LENOX MacLAREN SURGICAL CORPORATION, Plaintiff–Appellant, v. MEDTRONIC, INCORPORATED, a Minnesota corporation; Medtronic Sofamor Danek, Incorporated, an Indiana corporation; Medtronic PS Medical, Incorporated, d/b/a Medtronic Neurologic Technologies, a California corporation; Medtronic Sofamor Danek Co., Ltd, Defendants–Appellees.
Lenox MacLaren Surgical Corporation manufactures bone mills, which are medical devices used in spinal-fusion surgery. In 2000, Lenox began to sell some of its bone mills through a Medtronic entity, Medtronic Sofamor Danek USA. The arrangement ended badly: Medtronic Sofamor Danek USA initiated a recall of Lenox's bone mills, and another Medtronic entity began to manufacture and sell its own bone mill. The result, according to Lenox, was that four Medtronic entities acquired an unfair competitive advantage; thus, Lenox sued these entities1 for monopolization and attempted monopolization from 2007 to 2010. See 15 U.S.C. § 2 (2012). The district court granted the defendants' motion for summary judgment on both claims.
Lenox appeals, and we must address five issues:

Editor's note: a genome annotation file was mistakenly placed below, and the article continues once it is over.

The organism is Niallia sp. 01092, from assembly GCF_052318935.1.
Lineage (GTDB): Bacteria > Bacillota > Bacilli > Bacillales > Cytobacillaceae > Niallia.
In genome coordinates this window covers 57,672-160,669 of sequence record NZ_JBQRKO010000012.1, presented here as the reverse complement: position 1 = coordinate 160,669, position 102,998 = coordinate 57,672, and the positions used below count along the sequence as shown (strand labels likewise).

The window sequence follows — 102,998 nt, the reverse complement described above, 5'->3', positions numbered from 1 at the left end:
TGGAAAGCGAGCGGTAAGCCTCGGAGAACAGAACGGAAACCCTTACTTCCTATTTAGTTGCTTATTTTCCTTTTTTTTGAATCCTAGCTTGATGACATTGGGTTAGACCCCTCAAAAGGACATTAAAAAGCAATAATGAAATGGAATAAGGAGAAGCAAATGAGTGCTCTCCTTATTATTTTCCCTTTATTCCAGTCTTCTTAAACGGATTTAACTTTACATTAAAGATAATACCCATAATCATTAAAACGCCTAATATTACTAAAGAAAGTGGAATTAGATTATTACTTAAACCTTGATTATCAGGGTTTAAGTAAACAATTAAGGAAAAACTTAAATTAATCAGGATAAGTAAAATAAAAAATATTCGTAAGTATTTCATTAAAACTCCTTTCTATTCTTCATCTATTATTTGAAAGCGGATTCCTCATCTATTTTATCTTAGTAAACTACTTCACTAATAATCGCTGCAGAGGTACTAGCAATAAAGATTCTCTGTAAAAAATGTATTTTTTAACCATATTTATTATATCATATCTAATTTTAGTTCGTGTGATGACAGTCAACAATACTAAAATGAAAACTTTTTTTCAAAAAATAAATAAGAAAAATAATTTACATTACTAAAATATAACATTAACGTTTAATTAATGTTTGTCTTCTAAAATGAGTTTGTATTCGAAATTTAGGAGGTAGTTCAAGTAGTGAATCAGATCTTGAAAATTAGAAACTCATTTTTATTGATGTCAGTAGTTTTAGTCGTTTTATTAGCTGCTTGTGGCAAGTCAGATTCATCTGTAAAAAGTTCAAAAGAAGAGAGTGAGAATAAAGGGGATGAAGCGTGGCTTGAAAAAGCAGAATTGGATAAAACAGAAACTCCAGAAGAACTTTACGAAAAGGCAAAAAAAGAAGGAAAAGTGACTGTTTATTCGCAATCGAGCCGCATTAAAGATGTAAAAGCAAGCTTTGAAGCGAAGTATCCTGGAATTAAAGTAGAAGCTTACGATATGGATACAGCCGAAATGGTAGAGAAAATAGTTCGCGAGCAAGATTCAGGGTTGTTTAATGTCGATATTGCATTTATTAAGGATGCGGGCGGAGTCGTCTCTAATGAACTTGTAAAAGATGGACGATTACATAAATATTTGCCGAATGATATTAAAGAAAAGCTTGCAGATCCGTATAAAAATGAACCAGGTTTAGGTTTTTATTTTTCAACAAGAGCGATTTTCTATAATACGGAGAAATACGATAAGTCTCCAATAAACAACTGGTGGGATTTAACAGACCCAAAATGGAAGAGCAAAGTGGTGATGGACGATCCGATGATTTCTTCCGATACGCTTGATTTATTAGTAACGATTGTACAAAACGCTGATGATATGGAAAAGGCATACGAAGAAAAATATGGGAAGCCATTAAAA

• Res Judicata. The first issue is one that was not raised in Medtronic's summary judgment motion. But on appeal, Medtronic argues that even if the district court erred on the merits, res judicata would foreclose the monopolization and attempted monopolization claims because Lenox could have raised them in an earlier arbitration. But we will not entertain this argument. Res judicata requires privity of the parties in the first and second suit, and this element involves a disputed issue of fact. Because Medtronic did not raise summary judgment based on res judicata, Lenox had no reason to present evidence disputing privity with the entity sued in the arbitration. Thus, we decline to entertain Medtronic's effort to salvage the summary judgment ruling based on res judicata.
• Product Market. The second issue involves definition of the product market, which is based on cross-elasticity of demand. If price increases for one product would not affect demand for the other product, the products would involve separate markets.
Lenox defines the product market as surgical bone mills. Medtronic argues that the product market should include hand tools because they (like bone mills) are used in spinal-fusion surgeries. Lenox defends its definition of the product market based on evidence that large price increases for a hand tool or bone mill would not affect demand for the other item. We conclude that this issue involves a fact-issue for the jury to resolve.
• Monopoly Power. With this conclusion, we must confront a third question: Does a triable fact-issue exist regarding Medtronic's monopoly power from 2007 to 2010 in a market consisting solely of bone mills? We conclude that a triable fact-issue exists.